She adored her children and grandchildren immensely, bragged often about their various accomplishments, and always welcomed their friends and partners with open arms and something to eat.
Upon retiring from government service, Shirley focused her energy on her own independent business, Shirley Associates, distributing health, beauty and home care products from her Gaithersburg, Md., residence. After moving in 2002 to the more-pastoral Delaware setting in Long Neck, she would get involved in the goings-on of her local homeowners’ association and coordinate holiday clothing drives for needy families in the area.
She once served on the Women’s Advisory Committee for the Office of the Assistant Secretary for Health’s Equal Opportunity Achievement Award. She was a member of the American Legion Auxiliary in Delaware and formerly was part of Beta Sigma Phi International, a women’s friendship network and philanthropic organization.
She treasured all her enduring friendships and dutifully sent her relatives and acquaintances greeting cards for every occasion – birthdays, holidays, weddings, anniversaries, baby announcements, graduations, and so on. She also unfailingly kept all the cards and letters she received throughout her life, adding them to a hefty collection of unused postcards from far-flung locations, plus an assortment of inspirational passages that she’d frequently clip and save.
Among those passages is a well-traveled funeral poem, the author presumably unknown, that begins, “When I am gone, release me, let me go. You have so many things to see and do. You mustn’t tie yourself to me with tears. Be happy that we had so many years….”
Over the years, Shirley devotedly attended, among others, St. Catherine Labouré Catholic Church, in Wheaton; St. Martin of Tours Catholic Church, in Gaithersburg; and Mary Mother of Peace Parish, in Millsboro, Del. In her down time, she devoured the cable news channels and entertainment specials on TV and studiously worked the daily crossword puzzles; occasionally, she would slip away to the casinos (with a crib sheet on how to play poker tucked into her wallet). She accentuated the décor in her Delaware home, not far from Rehoboth Beach, with a decent number of miniature lighthouses and other bric-a-brac with a coastal motif. And she always looked forward to viewing all the light displays at Christmastime. She was an avid Washington Football Team (aka the Redskins) fan, and was a dog lover.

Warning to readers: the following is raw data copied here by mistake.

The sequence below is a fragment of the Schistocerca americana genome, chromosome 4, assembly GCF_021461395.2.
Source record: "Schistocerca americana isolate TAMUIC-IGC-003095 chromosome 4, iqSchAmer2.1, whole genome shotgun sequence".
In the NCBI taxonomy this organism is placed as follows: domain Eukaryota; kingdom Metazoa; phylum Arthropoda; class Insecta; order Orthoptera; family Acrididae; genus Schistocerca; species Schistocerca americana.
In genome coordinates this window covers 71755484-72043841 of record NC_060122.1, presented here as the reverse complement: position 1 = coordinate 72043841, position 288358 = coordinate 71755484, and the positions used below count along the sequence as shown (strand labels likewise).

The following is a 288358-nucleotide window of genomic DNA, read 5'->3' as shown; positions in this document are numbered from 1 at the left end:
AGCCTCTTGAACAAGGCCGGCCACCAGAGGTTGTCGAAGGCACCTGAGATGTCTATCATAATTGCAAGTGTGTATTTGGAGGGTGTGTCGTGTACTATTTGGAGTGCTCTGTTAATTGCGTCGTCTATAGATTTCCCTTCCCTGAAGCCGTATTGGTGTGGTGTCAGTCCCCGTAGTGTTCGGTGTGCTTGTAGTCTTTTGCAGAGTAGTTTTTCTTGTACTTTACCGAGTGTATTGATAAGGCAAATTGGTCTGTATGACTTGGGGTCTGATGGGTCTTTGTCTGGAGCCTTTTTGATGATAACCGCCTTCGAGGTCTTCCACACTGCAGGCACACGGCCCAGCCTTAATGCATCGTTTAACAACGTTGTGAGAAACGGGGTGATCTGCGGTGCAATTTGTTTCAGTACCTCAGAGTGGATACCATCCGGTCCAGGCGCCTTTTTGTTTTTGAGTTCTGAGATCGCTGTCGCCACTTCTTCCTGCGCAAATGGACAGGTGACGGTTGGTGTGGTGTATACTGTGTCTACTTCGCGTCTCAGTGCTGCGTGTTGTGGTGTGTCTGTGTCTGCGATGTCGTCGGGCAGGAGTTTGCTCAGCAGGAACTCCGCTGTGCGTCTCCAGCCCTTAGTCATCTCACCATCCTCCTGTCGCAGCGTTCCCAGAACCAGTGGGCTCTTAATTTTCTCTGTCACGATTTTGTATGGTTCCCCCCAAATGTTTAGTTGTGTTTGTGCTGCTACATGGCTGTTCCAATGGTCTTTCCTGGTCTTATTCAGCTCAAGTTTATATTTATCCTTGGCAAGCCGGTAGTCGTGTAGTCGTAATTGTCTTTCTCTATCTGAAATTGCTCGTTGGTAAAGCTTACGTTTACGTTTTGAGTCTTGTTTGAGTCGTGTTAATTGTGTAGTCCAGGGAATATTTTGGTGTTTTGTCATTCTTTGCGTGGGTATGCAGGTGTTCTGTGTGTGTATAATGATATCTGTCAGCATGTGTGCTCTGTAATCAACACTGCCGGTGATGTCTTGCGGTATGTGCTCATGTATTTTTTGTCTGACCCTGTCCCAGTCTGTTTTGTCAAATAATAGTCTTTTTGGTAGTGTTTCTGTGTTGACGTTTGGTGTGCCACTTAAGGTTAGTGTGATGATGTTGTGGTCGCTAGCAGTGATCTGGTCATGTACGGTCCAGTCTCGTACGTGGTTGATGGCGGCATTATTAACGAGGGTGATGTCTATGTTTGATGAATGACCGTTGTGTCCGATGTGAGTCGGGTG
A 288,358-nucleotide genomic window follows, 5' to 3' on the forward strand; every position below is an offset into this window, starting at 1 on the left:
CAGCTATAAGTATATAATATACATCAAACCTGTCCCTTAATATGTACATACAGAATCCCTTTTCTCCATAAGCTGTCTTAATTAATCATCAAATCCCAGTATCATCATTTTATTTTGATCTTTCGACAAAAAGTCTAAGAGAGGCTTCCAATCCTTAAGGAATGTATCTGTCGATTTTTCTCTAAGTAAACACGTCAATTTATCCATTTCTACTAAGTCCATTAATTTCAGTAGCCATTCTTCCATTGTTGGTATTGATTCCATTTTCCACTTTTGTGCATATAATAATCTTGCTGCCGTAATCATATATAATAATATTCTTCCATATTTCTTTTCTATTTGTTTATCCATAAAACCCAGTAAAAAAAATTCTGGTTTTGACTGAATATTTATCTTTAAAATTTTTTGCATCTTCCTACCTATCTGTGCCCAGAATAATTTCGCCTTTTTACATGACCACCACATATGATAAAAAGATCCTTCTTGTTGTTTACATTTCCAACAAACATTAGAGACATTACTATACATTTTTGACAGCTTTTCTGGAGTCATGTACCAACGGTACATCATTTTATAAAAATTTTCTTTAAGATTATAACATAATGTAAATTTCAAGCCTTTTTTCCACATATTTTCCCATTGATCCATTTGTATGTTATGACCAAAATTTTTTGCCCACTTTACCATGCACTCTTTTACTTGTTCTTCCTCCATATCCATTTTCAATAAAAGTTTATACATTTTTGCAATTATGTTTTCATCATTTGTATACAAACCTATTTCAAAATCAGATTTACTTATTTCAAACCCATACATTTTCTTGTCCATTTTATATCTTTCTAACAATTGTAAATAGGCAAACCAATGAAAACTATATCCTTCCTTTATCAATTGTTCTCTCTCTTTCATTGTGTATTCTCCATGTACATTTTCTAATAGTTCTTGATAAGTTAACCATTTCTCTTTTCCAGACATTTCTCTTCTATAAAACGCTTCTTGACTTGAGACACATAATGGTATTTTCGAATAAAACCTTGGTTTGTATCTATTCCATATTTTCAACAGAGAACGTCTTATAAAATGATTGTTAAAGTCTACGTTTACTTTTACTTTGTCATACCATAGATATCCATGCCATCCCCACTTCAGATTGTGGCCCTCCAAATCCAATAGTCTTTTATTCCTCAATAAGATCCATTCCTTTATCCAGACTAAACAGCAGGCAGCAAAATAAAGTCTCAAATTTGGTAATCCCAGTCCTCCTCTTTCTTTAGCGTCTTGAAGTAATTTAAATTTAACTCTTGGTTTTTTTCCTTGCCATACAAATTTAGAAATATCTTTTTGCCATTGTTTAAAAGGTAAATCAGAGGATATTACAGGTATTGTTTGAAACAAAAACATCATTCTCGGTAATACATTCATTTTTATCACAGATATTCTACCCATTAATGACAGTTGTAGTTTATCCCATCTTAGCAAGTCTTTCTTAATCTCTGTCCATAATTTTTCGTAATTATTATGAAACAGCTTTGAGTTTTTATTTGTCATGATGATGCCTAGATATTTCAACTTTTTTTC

Shirley is predeceased by her parents; daughter Diane Tardif Cantor; son Roger Tardif; stepfather Paul Fromhold; sisters Beverly Folkestad and Kathleen Hinds; and brother Charles “Chuck” Dunahoo. Ray Tardif, her ex-husband, died in 2018.
Shirley is survived by son Philip, of St. Simons Island, Ga.; daughter Ginette (Daniel) Evans, of Bluffton, S.C.; brother Gordon Dunahoo, of Albuquerque, N.M.; grandsons Neil J. Cantor II, of Miami Shores, Fla., and Taylor Evans, of Bluffton, S.C.; granddaughter Amber (Matt) Constable, of Mont Vernon, N.H.; great-granddaughter Natalie Ginette Constable, also of Mont Vernon; and several nieces and nephews.
Shirley’s ashes will be interred alongside those of her son, Roger, at Gate of Heaven Cemetery, in Wheaton, Md., at a time of convenience for the family.
For those desiring, her family suggests memorial contributions be made in the name of Shirley A. Tardif to the Hospice Care of the Lowcountry, Bluffton, SC; the American Lung Association; or the charity of your choice.